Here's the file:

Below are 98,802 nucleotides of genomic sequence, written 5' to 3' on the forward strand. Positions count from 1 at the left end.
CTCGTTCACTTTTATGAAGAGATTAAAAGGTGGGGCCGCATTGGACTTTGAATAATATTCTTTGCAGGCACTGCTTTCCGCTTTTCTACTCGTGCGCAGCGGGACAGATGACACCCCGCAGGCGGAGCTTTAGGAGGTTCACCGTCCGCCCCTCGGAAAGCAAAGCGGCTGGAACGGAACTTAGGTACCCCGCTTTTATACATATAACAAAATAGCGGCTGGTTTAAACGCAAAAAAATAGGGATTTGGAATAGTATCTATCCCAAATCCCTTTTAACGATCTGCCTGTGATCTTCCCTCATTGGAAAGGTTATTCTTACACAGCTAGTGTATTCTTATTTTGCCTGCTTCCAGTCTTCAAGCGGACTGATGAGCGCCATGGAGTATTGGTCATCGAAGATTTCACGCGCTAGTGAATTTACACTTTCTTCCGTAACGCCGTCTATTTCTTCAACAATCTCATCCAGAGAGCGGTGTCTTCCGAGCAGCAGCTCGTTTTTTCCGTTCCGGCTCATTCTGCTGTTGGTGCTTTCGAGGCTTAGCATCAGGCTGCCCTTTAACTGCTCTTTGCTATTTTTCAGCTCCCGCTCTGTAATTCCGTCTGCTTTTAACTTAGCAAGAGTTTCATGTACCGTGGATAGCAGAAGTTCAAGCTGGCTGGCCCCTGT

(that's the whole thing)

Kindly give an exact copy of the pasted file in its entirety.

Below are 98,802 nucleotides of genomic sequence, written 5' to 3' on the forward strand. Positions count from 1 at the left end.
CTCGTTCACTTTTATGAAGAGATTAAAAGGTGGGGCCGCATTGGACTTTGAATAATATTCTTTGCAGGCACTGCTTTCCGCTTTTCTACTCGTGCGCAGCGGGACAGATGACACCCCGCAGGCGGAGCTTTAGGAGGTTCACCGTCCGCCCCTCGGAAAGCAAAGCGGCTGGAACGGAACTTAGGTACCCCGCTTTTATACATATAACAAAATAGCGGCTGGTTTAAACGCAAAAAAATAGGGATTTGGAATAGTATCTATCCCAAATCCCTTTTAACGATCTGCCTGTGATCTTCCCTCATTGGAAAGGTTATTCTTACACAGCTAGTGTATTCTTATTTTGCCTGCTTCCAGTCTTCAAGCGGACTGATGAGCGCCATGGAGTATTGGTCATCGAAGATTTCACGCGCTAGTGAATTTACACTTTCTTCCGTAACGCCGTCTATTTCTTCAACAATCTCATCCAGAGAGCGGTGTCTTCCGAGCAGCAGCTCGTTTTTTCCGTTCCGGCTCATTCTGCTGTTGGTGCTTTCGAGGCTTAGCATCAGGCTGCCCTTTAACTGCTCTTTGCTATTTTTCAGCTCCCGCTCTGTAATTCCGTCTGCTTTTAACTTAGCAAGAGTTTCATGTACCGTGGATAGCAGAAGTTCAAGCTGGCTGGCCCCTGT